and other heavyweights roll out more Microsoft Office challengers
Alan Zisman (c) 2007 First published in Business
October 9-15, 2007; issue 937
High Tech Office column
we looked at Apple’s new iWork ’08, a $79 software package with word
processor, presentation software and new spreadsheet taking aim at
Microsoft Office customers – at least the ones using Macs.
Since that release, other technology giants have lined up to wean users
from Microsoft’s Office suite.
In no particular order:
Google previously offered online word processing and spreadsheets as Google Docs
now it’s added Google Presentations to the mix, letting users, at least
in theory, get by without Microsoft Word, Excel and Powerpoint.
with its other Google Docs partners, it’s relatively bare-boned. It
offers text and graphics, but no fancy media types, and it requires
Internet access to use. Users can work with existing PowerPoint files,
at least if they’re under 10 megabytes. Google Apps are available free
or as a $50/user première edition with added features and support.
the various Google Docs components offer relatively basic feature sets
and only work online, Google is also making Sun’s heavy duty Star
Office suite available as part of its free Google Pack (pack.google.com
for Windows XP and Vista users. (The pack also includes other free
stuff: security programs and more. XP users may like the included
Google Photo Screensaver.)
Not to be left behind, Yahoo got into the MS Office replacement rat
pack with its purchase of Zimbra Inc
The company’s software handles e-mail, contacts, shared calendar,
search and voice-over- Internet protocol (VoIP). It’s usable online and
off and is challenging Microsoft’s Outlook and Exchange Server for
IBM took two stabs at Microsoft Office. First,
the company announced that it was assigning a team of software
developers to add tools from IBM’s Lotus Notes product to allow
OpenOffice.org to offer an alternative to Microsoft Outlook in its free
Office-competing software suite.
The following week, IBM went one step further and announced its own
office suite. Like Sun’s Star Office, the new Lotus Symphony
is based on the OpenOffice.org suite. It has a word processor,
spreadsheet and presentation modules that can open standard Microsoft
Office documents, though not documents saved in the new Microsoft
Office 2007 file formats.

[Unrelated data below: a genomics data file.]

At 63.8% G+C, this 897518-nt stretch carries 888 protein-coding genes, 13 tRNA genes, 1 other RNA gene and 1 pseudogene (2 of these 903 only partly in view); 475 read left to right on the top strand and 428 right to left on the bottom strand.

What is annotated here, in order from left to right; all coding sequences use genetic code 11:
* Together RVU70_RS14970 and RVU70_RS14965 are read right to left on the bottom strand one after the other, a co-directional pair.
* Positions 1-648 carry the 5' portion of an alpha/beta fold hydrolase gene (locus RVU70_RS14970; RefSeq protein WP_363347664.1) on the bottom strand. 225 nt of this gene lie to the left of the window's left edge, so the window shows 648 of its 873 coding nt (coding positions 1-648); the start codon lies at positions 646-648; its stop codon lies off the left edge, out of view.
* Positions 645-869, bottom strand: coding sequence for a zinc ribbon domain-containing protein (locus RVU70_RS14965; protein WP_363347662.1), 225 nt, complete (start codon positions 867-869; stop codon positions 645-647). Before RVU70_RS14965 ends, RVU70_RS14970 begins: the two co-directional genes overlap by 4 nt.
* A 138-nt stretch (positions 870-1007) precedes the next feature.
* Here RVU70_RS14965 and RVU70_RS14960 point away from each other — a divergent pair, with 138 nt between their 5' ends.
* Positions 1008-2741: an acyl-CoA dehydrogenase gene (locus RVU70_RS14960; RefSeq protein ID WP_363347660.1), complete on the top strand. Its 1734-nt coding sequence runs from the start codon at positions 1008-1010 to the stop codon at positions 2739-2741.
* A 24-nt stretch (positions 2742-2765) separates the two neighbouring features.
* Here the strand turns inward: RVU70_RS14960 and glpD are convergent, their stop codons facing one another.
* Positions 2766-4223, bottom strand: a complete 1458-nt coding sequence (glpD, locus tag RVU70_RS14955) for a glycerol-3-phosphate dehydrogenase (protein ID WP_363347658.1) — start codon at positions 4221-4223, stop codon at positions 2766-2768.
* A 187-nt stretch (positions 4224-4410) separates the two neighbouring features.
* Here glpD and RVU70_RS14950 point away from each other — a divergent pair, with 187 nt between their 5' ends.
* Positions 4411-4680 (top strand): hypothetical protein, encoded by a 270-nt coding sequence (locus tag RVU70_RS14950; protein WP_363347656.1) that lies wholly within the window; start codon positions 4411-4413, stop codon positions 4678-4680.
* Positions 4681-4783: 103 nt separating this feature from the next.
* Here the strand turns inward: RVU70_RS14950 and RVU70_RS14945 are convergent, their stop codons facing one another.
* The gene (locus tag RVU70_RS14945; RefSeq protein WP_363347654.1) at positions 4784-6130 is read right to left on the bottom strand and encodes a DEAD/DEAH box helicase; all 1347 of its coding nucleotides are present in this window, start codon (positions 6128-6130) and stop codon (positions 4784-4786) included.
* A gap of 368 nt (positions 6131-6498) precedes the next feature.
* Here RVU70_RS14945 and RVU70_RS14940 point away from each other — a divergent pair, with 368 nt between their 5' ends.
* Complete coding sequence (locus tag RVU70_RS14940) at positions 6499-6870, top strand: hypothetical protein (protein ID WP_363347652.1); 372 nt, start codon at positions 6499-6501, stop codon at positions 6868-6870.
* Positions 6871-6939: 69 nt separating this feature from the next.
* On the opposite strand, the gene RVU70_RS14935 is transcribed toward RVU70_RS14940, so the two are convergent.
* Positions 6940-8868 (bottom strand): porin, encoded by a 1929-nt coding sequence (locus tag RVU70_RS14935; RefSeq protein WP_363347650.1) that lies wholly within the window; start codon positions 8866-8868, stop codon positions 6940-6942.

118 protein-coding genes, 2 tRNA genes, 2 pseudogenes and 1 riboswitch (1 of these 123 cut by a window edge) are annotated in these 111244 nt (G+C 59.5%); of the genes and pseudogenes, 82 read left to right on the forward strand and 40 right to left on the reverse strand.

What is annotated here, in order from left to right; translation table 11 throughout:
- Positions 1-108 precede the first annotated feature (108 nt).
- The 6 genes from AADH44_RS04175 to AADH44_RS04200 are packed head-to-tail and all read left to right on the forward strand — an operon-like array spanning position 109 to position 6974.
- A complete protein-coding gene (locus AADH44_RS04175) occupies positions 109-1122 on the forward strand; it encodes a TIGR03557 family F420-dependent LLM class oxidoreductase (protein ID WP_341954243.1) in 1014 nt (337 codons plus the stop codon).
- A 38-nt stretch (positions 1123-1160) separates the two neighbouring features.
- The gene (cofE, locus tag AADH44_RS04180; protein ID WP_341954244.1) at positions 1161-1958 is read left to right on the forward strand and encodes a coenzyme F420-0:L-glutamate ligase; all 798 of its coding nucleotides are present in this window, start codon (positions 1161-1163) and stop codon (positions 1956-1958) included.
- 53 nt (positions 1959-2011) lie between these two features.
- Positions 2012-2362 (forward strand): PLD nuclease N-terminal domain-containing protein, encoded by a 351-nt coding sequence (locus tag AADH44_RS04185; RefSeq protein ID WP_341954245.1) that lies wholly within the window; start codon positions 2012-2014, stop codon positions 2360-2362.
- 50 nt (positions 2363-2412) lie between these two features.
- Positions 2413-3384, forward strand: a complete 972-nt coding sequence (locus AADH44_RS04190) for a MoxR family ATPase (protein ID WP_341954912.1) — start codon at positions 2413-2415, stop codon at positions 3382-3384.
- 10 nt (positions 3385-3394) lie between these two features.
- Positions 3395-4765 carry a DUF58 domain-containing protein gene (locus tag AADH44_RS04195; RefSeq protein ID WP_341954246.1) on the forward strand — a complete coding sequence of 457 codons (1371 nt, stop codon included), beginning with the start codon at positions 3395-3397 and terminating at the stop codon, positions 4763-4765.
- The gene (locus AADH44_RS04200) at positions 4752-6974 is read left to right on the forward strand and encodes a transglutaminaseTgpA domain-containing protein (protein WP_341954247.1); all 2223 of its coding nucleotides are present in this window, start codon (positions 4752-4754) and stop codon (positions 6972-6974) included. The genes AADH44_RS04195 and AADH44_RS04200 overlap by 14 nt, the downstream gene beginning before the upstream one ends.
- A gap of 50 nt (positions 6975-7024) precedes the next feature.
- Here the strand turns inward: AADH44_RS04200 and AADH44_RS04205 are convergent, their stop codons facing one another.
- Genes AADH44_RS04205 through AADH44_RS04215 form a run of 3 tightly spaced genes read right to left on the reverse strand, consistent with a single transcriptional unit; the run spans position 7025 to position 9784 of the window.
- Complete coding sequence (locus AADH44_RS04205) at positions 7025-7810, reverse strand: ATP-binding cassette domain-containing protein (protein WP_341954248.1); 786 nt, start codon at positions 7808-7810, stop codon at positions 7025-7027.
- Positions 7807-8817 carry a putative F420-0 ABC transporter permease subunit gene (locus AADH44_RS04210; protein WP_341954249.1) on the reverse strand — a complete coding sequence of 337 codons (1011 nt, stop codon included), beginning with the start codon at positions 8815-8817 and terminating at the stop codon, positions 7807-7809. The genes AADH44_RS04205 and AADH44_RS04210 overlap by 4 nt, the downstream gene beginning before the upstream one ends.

Longtime computer users may remember
the Lotus Symphony name. It was last used on a 1980s spreadsheet
package that failed to gain much of a user base. During the late 1990s,
IBM marketed an office Lotus SmartSuite to compete with Microsoft
Office. However, unlike that IBM product, which was last updated in
2002, the new Lotus Symphony is being made available for free download.
which boasts nearly 100 million downloads, just released version 2.3,
which takes a page from the popular Firefox web browser, by allowing
developers to create add-ons to extend that product’s functions. There
aren’t many OpenOffice.org add-ons available yet, but that sort of
customization has proved very popular with Firefox users.
all these competitors to Microsoft Office can work with documents in
Microsoft’s widely-used doc, xls, and ppt file formats, all are also
supporting the OpenOffice.org Open Document Format, which (unlike
Microsoft Office 2007’s new Office Open XML format) has been adopted as
an ISO standard.
Despite the increased challenges, Microsoft
Office continues to hold an estimated 90% of the office productivity
market. The company has stated it has no plans to lower prices.
you’re using Microsoft Office 2007 but prefer the menu and toolbar
interface used in previous Office versions, you may want to take a look
at Patrick Schmid’s Ribbon Customizer (pschmid.net
It adds a button to the Office 2007 ribbon bar that lets users switch
between Microsoft’s new interface and the menus and toolbars that many
have grown comfortable with. It’s available in free and $30
Professional versions. The free version works fine for me. •